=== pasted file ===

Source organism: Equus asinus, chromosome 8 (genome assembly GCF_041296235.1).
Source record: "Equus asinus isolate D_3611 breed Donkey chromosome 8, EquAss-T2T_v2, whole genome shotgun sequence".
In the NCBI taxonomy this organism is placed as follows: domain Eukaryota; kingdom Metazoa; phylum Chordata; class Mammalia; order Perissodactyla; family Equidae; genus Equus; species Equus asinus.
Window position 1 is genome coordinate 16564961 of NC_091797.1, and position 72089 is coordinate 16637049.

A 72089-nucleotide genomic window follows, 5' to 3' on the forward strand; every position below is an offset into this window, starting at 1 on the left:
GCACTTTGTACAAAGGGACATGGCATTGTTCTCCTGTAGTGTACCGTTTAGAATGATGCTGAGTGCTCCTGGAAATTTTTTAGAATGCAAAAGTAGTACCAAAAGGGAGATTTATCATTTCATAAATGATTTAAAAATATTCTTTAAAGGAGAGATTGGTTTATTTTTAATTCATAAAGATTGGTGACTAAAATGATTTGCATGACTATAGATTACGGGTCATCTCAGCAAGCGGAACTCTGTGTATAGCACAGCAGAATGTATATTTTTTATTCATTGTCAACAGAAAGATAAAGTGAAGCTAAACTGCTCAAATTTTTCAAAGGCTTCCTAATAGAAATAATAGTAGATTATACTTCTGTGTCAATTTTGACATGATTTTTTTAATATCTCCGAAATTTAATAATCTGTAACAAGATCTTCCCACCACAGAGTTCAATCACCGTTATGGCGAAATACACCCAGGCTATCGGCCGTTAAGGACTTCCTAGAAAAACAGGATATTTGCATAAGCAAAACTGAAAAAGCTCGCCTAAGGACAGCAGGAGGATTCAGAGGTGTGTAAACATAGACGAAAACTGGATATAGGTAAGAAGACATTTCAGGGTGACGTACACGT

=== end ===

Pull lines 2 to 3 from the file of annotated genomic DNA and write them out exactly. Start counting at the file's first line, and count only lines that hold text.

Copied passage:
Source record: "Equus asinus isolate D_3611 breed Donkey chromosome 8, EquAss-T2T_v2, whole genome shotgun sequence".
In the NCBI taxonomy this organism is placed as follows: domain Eukaryota; kingdom Metazoa; phylum Chordata; class Mammalia; order Perissodactyla; family Equidae; genus Equus; species Equus asinus.